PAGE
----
“The private gifts that we bring in, especially when they are permanent gifts in the form of endowment gifts, gives us an important position in that competitive landscape with our peer institutions,” Blinder said. “When you look at Berkeley peers, it really is the private schools like MIT, Stanford and Ivy League schools.”

Private funding has played a particularly important role in funding the creation of endowed faculty chairs, according to King.

The largest example of this in recent years has been a $110 million gift from the William and Flora Hewlett Foundation awarded in 2007 that aimed to create 100 endowed faculty chairs. Likewise, the Campaign for Berkeley intends to apply $390 million of its total to creating additional chairs.

Still, the transition to additional reliance on private funds has been one of the university’s more contentious moves.

Critics of increased reliance on private funding are concerned by the impact it could have on the character of the university as well as the long-term feasibility of relying on private money.

In 2004, the UC, CSU and then-governor Arnold Schwarznegger announced the Compact for Higher Education, calling on the UC and CSU “to seek additional private resources and maximize other fund sources available to the university to support basic programs.”

The Academic Council of the University of California Academic Senate passed a resolution in October 2005 asserting that the university’s work to seek private funds to augment state cuts could alter “its academic and public service missions with impacts that are not fully understood.”

King said this kind of funding also raises issues for researchers who receive private funding from companies.

“The question is, what is the person thinking of when they shower?” King said. “Is it the university or the company? Greater and greater dependence on private sources affects the university. The trick is using them in ways that don’t significantly affect the essential character of the university.”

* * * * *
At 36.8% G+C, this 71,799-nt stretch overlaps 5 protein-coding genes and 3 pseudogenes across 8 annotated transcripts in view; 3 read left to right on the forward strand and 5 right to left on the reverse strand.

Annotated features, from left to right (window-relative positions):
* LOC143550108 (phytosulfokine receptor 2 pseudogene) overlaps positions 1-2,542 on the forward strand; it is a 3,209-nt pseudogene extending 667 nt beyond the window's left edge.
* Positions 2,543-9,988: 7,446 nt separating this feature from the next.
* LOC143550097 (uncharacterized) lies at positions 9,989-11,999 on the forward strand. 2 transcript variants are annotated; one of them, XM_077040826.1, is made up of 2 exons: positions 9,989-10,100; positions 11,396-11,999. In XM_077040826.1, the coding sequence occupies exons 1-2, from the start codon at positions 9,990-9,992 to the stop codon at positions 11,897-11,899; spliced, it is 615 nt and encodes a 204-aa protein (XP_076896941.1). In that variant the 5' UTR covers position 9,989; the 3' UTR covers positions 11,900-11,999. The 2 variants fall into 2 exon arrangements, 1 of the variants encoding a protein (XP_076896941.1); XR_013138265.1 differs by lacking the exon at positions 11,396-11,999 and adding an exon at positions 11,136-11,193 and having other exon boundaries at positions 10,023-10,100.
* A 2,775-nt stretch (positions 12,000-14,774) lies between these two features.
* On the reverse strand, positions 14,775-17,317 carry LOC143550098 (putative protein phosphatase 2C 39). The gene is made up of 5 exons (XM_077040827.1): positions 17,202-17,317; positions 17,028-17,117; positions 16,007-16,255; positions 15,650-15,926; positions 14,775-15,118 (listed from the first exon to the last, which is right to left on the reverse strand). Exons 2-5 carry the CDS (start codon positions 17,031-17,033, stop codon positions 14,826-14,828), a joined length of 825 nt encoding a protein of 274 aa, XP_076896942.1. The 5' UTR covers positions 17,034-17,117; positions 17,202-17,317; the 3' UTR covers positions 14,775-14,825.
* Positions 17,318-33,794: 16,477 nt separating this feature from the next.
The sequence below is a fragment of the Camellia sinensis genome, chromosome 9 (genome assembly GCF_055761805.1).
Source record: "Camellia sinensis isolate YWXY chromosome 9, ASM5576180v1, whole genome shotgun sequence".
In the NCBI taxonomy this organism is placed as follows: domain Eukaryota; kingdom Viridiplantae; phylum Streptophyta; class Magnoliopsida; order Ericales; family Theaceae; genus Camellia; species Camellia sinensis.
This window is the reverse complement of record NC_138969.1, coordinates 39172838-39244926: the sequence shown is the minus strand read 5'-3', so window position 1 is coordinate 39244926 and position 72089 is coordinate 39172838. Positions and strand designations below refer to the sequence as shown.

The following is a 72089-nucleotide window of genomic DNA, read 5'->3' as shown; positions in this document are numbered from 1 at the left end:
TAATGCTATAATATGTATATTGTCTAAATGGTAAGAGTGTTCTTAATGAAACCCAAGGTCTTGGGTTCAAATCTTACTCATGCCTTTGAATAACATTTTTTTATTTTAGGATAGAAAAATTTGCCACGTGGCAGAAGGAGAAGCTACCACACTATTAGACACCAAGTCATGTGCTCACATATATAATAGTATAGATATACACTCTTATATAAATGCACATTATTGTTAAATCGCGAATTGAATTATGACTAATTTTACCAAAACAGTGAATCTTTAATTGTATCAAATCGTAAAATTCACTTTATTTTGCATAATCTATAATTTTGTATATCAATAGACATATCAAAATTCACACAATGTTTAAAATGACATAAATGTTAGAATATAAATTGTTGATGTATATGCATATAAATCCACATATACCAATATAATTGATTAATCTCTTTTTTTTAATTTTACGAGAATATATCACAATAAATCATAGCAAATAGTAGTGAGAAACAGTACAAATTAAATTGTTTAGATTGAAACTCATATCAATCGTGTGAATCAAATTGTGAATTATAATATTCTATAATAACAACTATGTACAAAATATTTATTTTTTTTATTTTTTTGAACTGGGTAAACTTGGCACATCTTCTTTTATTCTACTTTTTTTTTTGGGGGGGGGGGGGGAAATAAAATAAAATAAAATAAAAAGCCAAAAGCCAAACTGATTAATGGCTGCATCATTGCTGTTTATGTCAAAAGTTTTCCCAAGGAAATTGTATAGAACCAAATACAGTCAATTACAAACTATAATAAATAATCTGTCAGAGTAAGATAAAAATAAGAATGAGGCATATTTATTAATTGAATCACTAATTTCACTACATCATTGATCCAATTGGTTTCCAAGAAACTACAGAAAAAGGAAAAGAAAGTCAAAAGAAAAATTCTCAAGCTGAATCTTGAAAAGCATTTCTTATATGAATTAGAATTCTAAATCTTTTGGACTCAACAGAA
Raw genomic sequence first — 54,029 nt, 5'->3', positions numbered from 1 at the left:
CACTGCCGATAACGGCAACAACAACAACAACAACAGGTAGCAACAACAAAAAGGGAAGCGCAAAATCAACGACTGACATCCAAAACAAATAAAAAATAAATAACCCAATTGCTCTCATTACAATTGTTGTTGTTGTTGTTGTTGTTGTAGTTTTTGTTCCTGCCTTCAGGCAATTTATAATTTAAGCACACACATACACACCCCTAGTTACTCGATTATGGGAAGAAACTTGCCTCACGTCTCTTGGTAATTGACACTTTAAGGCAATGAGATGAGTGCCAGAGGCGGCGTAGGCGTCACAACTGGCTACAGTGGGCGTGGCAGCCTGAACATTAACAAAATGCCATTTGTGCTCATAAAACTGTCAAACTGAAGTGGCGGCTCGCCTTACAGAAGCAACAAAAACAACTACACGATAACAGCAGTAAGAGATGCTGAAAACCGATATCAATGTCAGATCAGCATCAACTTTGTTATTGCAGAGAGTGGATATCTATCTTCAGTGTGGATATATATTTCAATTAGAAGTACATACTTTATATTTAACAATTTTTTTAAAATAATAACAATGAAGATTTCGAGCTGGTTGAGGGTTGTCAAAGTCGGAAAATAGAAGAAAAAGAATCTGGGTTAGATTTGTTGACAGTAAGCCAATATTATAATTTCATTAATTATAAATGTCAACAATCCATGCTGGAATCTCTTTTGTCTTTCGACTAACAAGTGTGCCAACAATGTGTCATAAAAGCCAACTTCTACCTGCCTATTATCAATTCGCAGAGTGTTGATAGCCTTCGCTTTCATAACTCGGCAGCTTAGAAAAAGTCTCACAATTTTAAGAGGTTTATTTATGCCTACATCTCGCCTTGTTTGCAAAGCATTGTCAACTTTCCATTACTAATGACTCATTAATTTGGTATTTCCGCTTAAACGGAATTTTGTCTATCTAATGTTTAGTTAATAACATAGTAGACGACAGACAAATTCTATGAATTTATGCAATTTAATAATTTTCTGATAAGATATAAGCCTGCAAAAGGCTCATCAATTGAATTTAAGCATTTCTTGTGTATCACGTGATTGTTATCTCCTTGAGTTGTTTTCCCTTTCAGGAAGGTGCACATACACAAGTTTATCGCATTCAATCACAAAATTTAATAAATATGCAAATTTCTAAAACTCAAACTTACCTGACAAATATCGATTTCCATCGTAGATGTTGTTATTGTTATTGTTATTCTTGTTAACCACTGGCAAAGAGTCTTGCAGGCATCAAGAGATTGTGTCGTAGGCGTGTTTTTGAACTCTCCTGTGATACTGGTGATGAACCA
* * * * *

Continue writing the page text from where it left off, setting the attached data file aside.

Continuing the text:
According to Blinder, a donation from a business to fund research benefiting that business does not fall under what the university classifies as philanthropy. Donations from companies are strictly monitored, he added. He said the objective of private fundraising for the campus is to create a long-term support structure rather than replacing lost state funds in the present.

“This is not about making Berkeley a private institution,” he said. “But it is clear that private fundraising, whether you see it in terms of tuition or private philanthropy or research funding, is going to be more and more what constitutes our financial resources.”

Jamie Applegate covers higher education. Contact her at [email protected].

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  • Steed Dropout, Berkeley

    Excellent investigating Jamie, very well presented. and Ashley Chan’s pic was mind-blowing. Who would have thought you could get a good shot of those posters, which seem to make no sense?

    Jamie, would it be fair to conclude that Cal is now a private university, since only 11% is public funding. Does the 11% represent the the largest single share of the funding? Is that what keeps Cal public?

  • Dude